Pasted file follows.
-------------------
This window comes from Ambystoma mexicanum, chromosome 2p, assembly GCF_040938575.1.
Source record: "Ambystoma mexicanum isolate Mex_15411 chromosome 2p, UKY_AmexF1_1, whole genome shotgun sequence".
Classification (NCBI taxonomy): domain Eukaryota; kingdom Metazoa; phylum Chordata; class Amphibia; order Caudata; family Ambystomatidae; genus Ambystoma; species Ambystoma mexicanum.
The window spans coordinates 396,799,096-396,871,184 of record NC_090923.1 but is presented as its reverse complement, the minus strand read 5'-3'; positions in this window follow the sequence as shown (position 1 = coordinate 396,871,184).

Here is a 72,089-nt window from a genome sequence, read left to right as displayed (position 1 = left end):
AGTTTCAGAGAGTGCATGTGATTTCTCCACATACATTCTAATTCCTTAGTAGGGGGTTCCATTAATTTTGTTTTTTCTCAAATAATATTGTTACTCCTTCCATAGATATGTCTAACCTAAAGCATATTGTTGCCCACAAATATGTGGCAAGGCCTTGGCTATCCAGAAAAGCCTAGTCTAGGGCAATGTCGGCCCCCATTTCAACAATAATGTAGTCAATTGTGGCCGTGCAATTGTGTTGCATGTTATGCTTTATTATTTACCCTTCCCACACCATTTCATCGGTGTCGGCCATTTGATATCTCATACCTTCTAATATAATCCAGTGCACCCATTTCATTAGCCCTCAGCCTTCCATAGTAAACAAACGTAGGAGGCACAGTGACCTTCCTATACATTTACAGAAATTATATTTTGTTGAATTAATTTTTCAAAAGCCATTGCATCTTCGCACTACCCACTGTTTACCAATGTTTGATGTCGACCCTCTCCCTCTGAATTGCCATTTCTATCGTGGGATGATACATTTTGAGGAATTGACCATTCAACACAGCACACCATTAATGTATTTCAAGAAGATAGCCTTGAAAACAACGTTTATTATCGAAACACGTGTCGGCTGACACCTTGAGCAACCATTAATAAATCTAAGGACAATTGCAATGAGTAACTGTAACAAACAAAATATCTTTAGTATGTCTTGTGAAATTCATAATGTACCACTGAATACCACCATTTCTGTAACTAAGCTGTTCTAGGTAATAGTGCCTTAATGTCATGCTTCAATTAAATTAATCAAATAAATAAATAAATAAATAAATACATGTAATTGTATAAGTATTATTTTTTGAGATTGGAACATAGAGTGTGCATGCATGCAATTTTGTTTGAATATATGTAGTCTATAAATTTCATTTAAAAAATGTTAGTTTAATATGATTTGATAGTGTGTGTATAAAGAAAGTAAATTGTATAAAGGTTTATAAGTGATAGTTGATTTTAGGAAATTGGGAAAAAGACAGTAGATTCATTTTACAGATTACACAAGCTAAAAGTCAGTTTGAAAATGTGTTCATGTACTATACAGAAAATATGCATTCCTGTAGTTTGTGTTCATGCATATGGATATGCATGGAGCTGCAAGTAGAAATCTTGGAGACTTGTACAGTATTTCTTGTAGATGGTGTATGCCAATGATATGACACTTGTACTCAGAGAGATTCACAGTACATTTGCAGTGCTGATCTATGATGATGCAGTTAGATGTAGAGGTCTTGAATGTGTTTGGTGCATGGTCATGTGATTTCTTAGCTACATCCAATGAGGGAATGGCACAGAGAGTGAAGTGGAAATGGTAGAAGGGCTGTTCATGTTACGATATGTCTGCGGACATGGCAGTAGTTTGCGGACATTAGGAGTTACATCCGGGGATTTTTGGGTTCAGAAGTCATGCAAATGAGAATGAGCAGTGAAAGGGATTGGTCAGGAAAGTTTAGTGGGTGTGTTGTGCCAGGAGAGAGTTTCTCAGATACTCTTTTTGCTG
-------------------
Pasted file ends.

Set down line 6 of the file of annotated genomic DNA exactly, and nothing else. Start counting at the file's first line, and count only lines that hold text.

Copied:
AGTTTCAGAGAGTGCATGTGATTTCTCCACATACATTCTAATTCCTTAGTAGGGGGTTCCATTAATTTTGTTTTTTCTCAAATAATATTGTTACTCCTTCCATAGATATGTCTAACCTAAAGCATATTGTTGCCCACAAATATGTGGCAAGGCCTTGGCTATCCAGAAAAGCCTAGTCTAGGGCAATGTCGGCCCCCATTTCAACAATAATGTAGTCAATTGTGGCCGTGCAATTGTGTTGCATGTTATGCTTTATTATTTACCCTTCCCACACCATTTCATCGGTGTCGGCCATTTGATATCTCATACCTTCTAATATAATCCAGTGCACCCATTTCATTAGCCCTCAGCCTTCCATAGTAAACAAACGTAGGAGGCACAGTGACCTTCCTATACATTTACAGAAATTATATTTTGTTGAATTAATTTTTCAAAAGCCATTGCATCTTCGCACTACCCACTGTTTACCAATGTTTGATGTCGACCCTCTCCCTCTGAATTGCCATTTCTATCGTGGGATGATACATTTTGAGGAATTGACCATTCAACACAGCACACCATTAATGTATTTCAAGAAGATAGCCTTGAAAACAACGTTTATTATCGAAACACGTGTCGGCTGACACCTTGAGCAACCATTAATAAATCTAAGGACAATTGCAATGAGTAACTGTAACAAACAAAATATCTTTAGTATGTCTTGTGAAATTCATAATGTACCACTGAATACCACCATTTCTGTAACTAAGCTGTTCTAGGTAATAGTGCCTTAATGTCATGCTTCAATTAAATTAATCAAATAAATAAATAAATAAATAAATACATGTAATTGTATAAGTATTATTTTTTGAGATTGGAACATAGAGTGTGCATGCATGCAATTTTGTTTGAATATATGTAGTCTATAAATTTCATTTAAAAAATGTTAGTTTAATATGATTTGATAGTGTGTGTATAAAGAAAGTAAATTGTATAAAGGTTTATAAGTGATAGTTGATTTTAGGAAATTGGGAAAAAGACAGTAGATTCATTTTACAGATTACACAAGCTAAAAGTCAGTTTGAAAATGTGTTCATGTACTATACAGAAAATATGCATTCCTGTAGTTTGTGTTCATGCATATGGATATGCATGGAGCTGCAAGTAGAAATCTTGGAGACTTGTACAGTATTTCTTGTAGATGGTGTATGCCAATGATATGACACTTGTACTCAGAGAGATTCACAGTACATTTGCAGTGCTGATCTATGATGATGCAGTTAGATGTAGAGGTCTTGAATGTGTTTGGTGCATGGTCATGTGATTTCTTAGCTACATCCAATGAGGGAATGGCACAGAGAGTGAAGTGGAAATGGTAGAAGGGCTGTTCATGTTACGATATGTCTGCGGACATGGCAGTAGTTTGCGGACATTAGGAGTTACATCCGGGGATTTTTGGGTTCAGAAGTCATGCAAATGAGAATGAGCAGTGAAAGGGATTGGTCAGGAAAGTTTAGTGGGTGTGTTGTGCCAGGAGAGAGTTTCTCAGATACTCTTTTTGCTG